Funding awarded for Sierra Leone health partnership
The King’s Centre for Global Health has been awarded a grant of £114,000 to strengthen health professions education in Sierra Leone. The funding will support a long-term partnership between King’s Health Partners and the College of Medicine & Allied Health Sciences (COMAHS) in Sierra Leone, which is the country’s only medical and pharmacy school and largest nursing college.
The partnership will draw on the expertise of staff from across King’s Health Partners to work with staff at COMAHS to develop revised curricula for all programmes, provide training in modern teaching methods, equip classrooms and develop proposals for new training programmes. This will involve visits by medical, nursing and pharmacy educators to Sierra Leone to conduct needs assessments and hold curriculum workshops, as well as provide distance mentoring and support.
The grant was awarded by the Health Partnership Scheme, funded by the UK Department for International Development (DFID) (£20m from the existing aid budget over four years) and managed by The Tropical Health and Education Trust (THET).
Sierra Leone has some of the worst health indicators in the world, with a life expectancy of 47 and the fourth highest child mortality rate. The civil war destroyed much of the country’s health infrastructure and has left a critical shortage of health workers, with only 100 doctors practicing in Sierra Leone for a population of six million. COMAHS is essential for rebuilding the health workforce yet its training capacity is limited: curricula are outdated, staff are not trained in teaching methods and facilities are poorly equipped.
Professor Sir Robert Lechler, Executive Director of King’s Health Partners, said: “King’s Health Partners is committed to strengthening health education, clinical services and research in low to middle income countries and I am delighted that the King’s Centre for Global Health has received this funding to support our partnership with the College of Medicine & Allied Health Sciences in Sierra Leone. We look forward to working with colleagues at COMAHS to strengthen the education and training infrastructure for health professionals.”
Professor Jonas A S Redwood-Sawyerr, Vice Chancellor and Principal of the University of Sierra Leone, said: “The University of Sierra Leone’s College of Medicine and Allied Health Sciences values its partnership with King’s Health Partners in the UK, whose experience in similar economies in Africa provides a platform for best practice. We look forward to the range of activities, especially in the areas of infrastructure development, curriculum development and pedagogical skills for lecturers and are keen to pursue other areas of mutual interest including collaborative research and publication.”-
The partnership will also include: Welbodi Partnership, a British charity that works to improve paediatric services in Sierra Leone; PRIME, a British network of medical educators; and MedicineAfrica, an online learning platform for low-bandwidth environments.
Commenting on the scheme, the International Development Minister, Lynne Featherstone said: "We are delighted to support the Health Partnership Scheme. Through the scheme, British medical expertise is used to help give developing countries the vital skills needed to improve the health of some of the world's poorest people. The programme will train 13,000 overseas healthcare workers dealing with issues from trauma care to maternal health. British nurses, midwives and medical teams are amongst the best in the world and they will help make a real difference in some of the poorest parts of the world.”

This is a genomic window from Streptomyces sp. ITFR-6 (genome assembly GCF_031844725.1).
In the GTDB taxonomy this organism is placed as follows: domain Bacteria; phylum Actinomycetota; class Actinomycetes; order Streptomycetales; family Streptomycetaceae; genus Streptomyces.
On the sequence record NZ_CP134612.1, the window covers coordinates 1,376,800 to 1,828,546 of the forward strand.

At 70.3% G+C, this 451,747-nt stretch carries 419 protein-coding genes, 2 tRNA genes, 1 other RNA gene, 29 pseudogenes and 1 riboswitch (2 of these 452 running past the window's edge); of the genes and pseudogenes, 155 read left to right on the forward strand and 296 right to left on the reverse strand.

The King’s Sierra Leone Partnership relies on volunteers from across King’s Health Partners to support undergraduate health professions education in Sierra Leone through teaching trips, distance learning and fundraising. If you are interested in getting involved in our capacity building work, please contact Hannah Franklin, Global Health Partnerships Coordinator.
For further information on please contact Dr Oliver Johnson, lead for the King's Sierra Leone Partnership.
About the King’s Centre for Global Health:
The King’s Centre for Global Health (KCGH) is a joint centre for King’s College London and King’s Health Partners. The Centre has two functions - to develop our own global health education, research and capacity building programmes, and to promote collaboration in global health beyond KCGH, across all 9 Schools within King’s College London and all 21 Clinical Academic Groups within King’s Health Partners.
About King’s Health Partners
King’s Health Partners Academic Health Sciences Centre brings together one of the world’s top research-led universities, King’s College London, and three of London’s most successful NHS Foundation Trusts – Guy’s and St Thomas’, King’s College Hospital and the South London and Maudsley. The partnership provides a unique combination of complex clinical specialties that cover a wide range of physical and mental health related conditions and a breadth of research expertise that spans disciplines from medicine and biomedical sciences to the social sciences and humanities. The partnership is building on existing and emerging strengths in research, training and clinical services to develop a unified culture which integrates clinical and research leadership. Through research, innovation and evaluation, King’s Health Partners will ensure new developments in healthcare are developed rapidly and are effectively translated into benefits for patients locally, nationally and internationally.
About THET (Tropical Health & Education Trust)
THET is a specialist global health organisation that educates, trains and supports health workers through partnerships, strengthening health systems and enabling people in low and middle income countries to access essential healthcare. More information available at www.thet.org